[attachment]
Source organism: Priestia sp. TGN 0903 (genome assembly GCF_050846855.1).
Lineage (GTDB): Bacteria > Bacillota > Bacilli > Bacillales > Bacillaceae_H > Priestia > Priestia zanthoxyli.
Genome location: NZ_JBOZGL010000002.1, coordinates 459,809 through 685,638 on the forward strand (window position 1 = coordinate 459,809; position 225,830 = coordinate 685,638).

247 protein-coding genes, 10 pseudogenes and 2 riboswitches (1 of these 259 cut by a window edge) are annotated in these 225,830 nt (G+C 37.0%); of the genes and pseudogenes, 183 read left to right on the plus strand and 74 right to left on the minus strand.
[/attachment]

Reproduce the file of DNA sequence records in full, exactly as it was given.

Source organism: Priestia sp. TGN 0903 (genome assembly GCF_050846855.1).
Lineage (GTDB): Bacteria > Bacillota > Bacilli > Bacillales > Bacillaceae_H > Priestia > Priestia zanthoxyli.
Genome location: NZ_JBOZGL010000002.1, coordinates 459,809 through 685,638 on the forward strand (window position 1 = coordinate 459,809; position 225,830 = coordinate 685,638).

247 protein-coding genes, 10 pseudogenes and 2 riboswitches (1 of these 259 cut by a window edge) are annotated in these 225,830 nt (G+C 37.0%); of the genes and pseudogenes, 183 read left to right on the plus strand and 74 right to left on the minus strand.